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Fearmongering

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The anti-gay, anti-transgender fearmongering never ends. It might retreat as civil rights and social acceptance is slowly achieved, but there’s always another scare campaign about scary queer people.

Such fear mongering against gays and transgender people is a time-tested strategy, despite plenty of evidence that there is nothing to fear but fear itself. In the battle for marriage equality, the nation was told time and again that marriage itself, along with the American family, would be imperiled if same-sex couples were allowed to marry. “Freedom will be taken away,” said one infamous 2009 ad titled “Gathering Storm.” Religion would be destroyed because the clergy would be forced to conduct same-sex weddings, no matter their convictions. Yet none of these doomsday scenarios has come to pass.

The particular terrors that fueled the campaigns in Houston and North Carolina have an even longer history. In the debate over “don’t ask, don’t tell,” opponents of openly gay service spent decades fanning the flames of anxiety about straight recruits sharing quarters — sharing showers! — with known gays and lesbians. At one point, senators held congressional hearings in the bowels of a nuclear submarine to infuse the news cycle with frightening images of the compromised privacy of military life. The message was clear: In such conditions, gay people were not to be trusted, unit cohesion could not be maintained and an inclusive policy would be a clear and present danger to the United States.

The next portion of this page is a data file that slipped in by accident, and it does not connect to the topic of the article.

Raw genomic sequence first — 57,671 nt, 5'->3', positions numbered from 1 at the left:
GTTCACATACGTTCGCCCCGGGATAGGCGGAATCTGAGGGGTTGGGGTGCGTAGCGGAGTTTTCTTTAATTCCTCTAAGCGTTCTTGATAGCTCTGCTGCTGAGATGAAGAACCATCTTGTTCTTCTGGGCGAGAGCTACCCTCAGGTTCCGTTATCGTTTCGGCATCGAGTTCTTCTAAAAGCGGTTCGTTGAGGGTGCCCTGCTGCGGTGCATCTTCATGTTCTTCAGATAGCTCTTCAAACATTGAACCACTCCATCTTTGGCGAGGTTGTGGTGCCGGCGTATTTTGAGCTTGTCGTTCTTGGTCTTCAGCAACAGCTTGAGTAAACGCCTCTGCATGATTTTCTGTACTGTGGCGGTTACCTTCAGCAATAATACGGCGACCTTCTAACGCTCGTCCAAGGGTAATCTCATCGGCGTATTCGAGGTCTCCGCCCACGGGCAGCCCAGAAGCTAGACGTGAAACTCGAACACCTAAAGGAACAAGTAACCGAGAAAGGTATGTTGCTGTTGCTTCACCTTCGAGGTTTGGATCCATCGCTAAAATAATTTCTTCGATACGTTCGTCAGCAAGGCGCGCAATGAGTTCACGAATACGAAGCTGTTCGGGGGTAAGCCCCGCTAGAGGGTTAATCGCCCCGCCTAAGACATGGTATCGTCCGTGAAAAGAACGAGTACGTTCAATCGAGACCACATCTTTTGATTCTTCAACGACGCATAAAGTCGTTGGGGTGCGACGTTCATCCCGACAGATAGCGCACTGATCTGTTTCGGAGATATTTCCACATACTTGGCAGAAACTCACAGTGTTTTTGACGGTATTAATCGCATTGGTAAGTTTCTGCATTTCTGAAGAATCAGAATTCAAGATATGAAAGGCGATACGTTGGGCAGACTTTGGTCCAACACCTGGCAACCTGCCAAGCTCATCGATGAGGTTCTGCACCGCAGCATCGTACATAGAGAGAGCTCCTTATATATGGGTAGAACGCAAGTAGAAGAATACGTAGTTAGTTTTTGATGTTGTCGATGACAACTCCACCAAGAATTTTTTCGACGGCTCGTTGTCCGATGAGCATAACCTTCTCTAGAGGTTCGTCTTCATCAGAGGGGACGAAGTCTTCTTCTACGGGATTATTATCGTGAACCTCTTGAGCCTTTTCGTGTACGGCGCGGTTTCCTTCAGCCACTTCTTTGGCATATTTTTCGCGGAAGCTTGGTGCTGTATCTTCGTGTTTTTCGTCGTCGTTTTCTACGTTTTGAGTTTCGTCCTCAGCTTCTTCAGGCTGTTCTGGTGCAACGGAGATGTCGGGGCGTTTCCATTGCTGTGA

Again, none of this was true, as a wealth of research before and after “don’t ask, don’t tell” concluded (some of it was buried by those opposed to change).

A 2003 Palm Center study found that the experience of military and paramilitary organizations that lifted their gay bans showed that “cohesion, morale, recruitment, retention and privacy will be preserved or even enhanced” by ending policies that required gay people to lie about their identities or stay out of uniform. Other scholars noted that, all across the globe, people in various contexts that might seem erotic (especially when social conservatives insisted on eroticizing them) in fact developed an “etiquette of disregard.” In doctor’s offices, in military barracks, in locker rooms and restrooms, most people simply finished their business and ignored those around them. Those who had predicted disaster were spectacularly wrong.

But no amount of evidence seems capable of stopping the fear strategy. The Rand Corp. has completed a new study on transgender military service concluding, unsurprisingly, that ending discrimination against transgender troops will not harm military readiness. The Pentagon has neither released the study nor met its own deadline for reviewing the policy. Sen. James M. Inhofe (R-Okla.), who wrongly predicted that openly gay military service would “complicate things” and “make it very difficult for us to take care of the troops,” is now opposing service by transgender troops because — guess what — he can’t understand which bathrooms they would use. And Elaine Donnelly, president of the Center for Military Readiness, who had earlier wrongly predicted that openly gay troops would drive away one-quarter of the military, is now predicting that transgender service will increase sexual assaults.

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